Wednesday, March 30, 2011

How the Al Khalifahs are spreading hatred in Bahrain

Pulitzer prize winner Caryle Murphy offers a distressing report from Bahrain, where the Saudi-encouraged monarchy is bent on fomenting sectarian enmity.  The Al Khalifah's path will undermine and discredit precisely the opposition figures that are potential interlocutors.

[Added] Mahmood al-Yousif, the veteran Bahraini blogger was arrested today, March 30, 2011, in his village outside of Manama.  His Mahmood's Den has offered commentary since 2003.  Writing in a gentle tone he has published news of protests, official misbehavior and improprieties by one and all.  He has also shared his affection for Bahrain. Two other respected bloggers were arrested: Sana Abdul-Razzaq Zinedine and Ayat al-Qurmozi.

U.S. Department of State on bloggers' arrests:

QUESTION: -- Bahrain, it seems like they’re continuing a crackdown on Shiite opposition despite your calls, and they’ve arrested a well-known blogger, a Shiite blogger. First, do you have any reaction to the arrest? Secondly, do – have any – can you give us any sense of whether you think things are going in the right or wrong direction in Bahrain? And there’s also – was a report by Human Rights Watch that they are actively targeting people who are injured in these antigovernment protests, who are in the hospital – beating them up and so on. Do you have any information on that?
MR. TONER: Well, in your first question concerning the Bahraini blogger, Mahmood Al Yousif, well, we’re deeply concerned about his arrest. He’s a prominent and respected blogger. We’re also concerned about reports of the detention of two other Internet activists who have expressed their views on recent events in Bahrain. We hope that the Bahraini Government’s decision to arrest bloggers and Internet activists will not make it more difficult to resume a national dialogue that solicits the views and opinions of all Bahrainis.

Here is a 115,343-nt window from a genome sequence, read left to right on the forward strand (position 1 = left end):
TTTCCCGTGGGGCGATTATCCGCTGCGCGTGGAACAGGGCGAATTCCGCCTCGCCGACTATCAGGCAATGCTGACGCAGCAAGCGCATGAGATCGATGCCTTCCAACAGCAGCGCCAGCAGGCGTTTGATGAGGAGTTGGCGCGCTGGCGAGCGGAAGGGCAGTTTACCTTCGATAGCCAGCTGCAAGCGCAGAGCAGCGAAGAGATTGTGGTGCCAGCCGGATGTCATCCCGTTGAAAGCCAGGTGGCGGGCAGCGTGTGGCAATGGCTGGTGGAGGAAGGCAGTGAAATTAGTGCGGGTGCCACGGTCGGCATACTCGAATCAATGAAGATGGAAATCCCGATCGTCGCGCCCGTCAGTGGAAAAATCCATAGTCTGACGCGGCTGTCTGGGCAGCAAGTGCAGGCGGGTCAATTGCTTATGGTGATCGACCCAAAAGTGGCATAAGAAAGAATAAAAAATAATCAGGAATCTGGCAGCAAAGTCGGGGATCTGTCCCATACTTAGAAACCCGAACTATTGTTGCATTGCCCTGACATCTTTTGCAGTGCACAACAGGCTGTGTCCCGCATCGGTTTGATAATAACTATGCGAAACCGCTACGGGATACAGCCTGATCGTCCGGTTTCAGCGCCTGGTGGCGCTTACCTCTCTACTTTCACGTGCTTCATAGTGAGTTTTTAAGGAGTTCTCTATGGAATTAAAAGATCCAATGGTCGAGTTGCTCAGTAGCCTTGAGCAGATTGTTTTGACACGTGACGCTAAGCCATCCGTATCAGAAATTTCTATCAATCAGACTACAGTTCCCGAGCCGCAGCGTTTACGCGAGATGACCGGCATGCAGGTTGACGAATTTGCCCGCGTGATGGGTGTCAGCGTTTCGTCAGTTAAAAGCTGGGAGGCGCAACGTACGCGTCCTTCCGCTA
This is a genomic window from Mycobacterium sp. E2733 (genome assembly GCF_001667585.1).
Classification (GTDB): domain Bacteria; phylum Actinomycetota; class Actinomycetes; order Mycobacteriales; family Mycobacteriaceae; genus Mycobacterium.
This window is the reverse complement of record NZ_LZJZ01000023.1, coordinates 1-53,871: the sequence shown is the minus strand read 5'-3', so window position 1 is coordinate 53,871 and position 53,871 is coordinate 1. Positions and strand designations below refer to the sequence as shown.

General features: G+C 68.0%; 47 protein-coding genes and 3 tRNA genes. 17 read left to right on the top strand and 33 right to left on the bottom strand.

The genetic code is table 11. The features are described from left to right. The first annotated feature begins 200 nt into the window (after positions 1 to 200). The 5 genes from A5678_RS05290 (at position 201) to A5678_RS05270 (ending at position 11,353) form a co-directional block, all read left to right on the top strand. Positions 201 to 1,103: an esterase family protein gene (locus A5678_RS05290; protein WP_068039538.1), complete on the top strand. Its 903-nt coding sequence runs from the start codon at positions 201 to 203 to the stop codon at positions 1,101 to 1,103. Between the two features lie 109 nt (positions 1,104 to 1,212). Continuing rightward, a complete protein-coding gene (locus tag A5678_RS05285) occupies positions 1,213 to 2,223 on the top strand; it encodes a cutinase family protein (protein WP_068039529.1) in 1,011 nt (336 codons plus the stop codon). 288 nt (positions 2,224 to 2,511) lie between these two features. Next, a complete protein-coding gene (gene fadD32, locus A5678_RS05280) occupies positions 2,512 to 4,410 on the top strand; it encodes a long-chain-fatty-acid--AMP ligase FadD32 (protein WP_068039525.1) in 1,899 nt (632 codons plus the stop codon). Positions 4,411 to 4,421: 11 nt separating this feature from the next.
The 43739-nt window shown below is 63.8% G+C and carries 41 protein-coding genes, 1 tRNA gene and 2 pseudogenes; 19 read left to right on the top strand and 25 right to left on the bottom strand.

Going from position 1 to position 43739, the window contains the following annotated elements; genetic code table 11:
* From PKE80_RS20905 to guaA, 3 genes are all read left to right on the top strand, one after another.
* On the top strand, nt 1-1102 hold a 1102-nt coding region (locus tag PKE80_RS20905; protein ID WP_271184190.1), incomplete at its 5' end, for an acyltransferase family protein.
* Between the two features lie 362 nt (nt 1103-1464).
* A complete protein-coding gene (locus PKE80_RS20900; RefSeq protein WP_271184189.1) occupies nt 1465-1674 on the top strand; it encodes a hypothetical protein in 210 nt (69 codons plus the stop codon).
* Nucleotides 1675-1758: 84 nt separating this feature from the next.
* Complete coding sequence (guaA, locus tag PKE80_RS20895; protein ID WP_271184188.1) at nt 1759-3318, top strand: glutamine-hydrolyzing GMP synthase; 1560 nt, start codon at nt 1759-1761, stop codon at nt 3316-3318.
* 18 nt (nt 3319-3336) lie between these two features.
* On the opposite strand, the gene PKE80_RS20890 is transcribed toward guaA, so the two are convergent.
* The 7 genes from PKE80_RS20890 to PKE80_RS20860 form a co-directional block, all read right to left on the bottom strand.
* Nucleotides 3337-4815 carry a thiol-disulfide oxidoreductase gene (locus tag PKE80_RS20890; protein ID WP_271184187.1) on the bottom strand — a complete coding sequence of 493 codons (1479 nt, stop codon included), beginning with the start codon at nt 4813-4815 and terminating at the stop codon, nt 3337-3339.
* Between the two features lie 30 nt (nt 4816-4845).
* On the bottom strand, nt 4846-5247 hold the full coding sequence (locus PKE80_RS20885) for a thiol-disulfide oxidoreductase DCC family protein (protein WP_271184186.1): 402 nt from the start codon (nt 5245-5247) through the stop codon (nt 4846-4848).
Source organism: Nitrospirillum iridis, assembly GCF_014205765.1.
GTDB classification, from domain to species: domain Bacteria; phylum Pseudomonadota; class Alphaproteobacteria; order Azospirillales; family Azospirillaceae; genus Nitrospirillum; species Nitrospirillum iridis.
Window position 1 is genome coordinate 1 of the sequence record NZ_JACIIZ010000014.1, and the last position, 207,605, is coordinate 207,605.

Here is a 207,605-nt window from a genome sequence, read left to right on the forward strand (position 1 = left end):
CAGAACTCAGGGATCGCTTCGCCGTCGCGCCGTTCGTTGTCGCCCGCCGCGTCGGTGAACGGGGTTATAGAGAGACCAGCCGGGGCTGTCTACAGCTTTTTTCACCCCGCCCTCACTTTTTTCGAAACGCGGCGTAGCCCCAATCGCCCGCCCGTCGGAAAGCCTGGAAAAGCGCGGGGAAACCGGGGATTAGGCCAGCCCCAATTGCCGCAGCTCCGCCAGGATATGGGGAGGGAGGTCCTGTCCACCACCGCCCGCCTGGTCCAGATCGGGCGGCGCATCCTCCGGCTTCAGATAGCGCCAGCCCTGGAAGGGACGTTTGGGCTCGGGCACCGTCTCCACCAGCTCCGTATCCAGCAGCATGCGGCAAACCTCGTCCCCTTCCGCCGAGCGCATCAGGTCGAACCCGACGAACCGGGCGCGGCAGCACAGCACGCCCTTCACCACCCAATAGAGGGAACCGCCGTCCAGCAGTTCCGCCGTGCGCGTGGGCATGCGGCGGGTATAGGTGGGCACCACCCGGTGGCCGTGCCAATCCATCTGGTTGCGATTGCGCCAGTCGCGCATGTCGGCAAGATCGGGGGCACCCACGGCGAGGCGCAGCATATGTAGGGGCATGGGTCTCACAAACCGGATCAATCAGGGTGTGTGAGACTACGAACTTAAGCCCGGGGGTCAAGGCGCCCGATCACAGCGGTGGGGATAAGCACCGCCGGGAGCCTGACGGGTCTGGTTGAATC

And I think that pivots to your second question, which is – and you mentioned about the – going into hospitals and other places --
QUESTION: The Human Rights Watch report.
MR. TONER: Well, we’ve been – right. I think we’ve been clear in previous statements that we’re obviously very concerned about those kinds of reports. We condemn the violence against civilians and peaceful protesters, and we continue to call for a credible political process. As the Secretary said many times, there’s no security solution to the situation in Bahrain. It needs to be a political one.
QUESTION: You said, in relation to the arrests, that you hope that it will not make it more difficult to engage in a national dialogue. Does that mean that you’re telling the protesters that they should basically turn the other cheek and ignore this?
MR. TONER: Well --
QUESTION: Or are you telling the government that they should be released?
MR. TONER: I think we’re saying that the Bahraini Government needs to engage in that kind of national dialogue, as does the opposition, in order to move this process forward, and that arresting bloggers doesn’t help in that respect.

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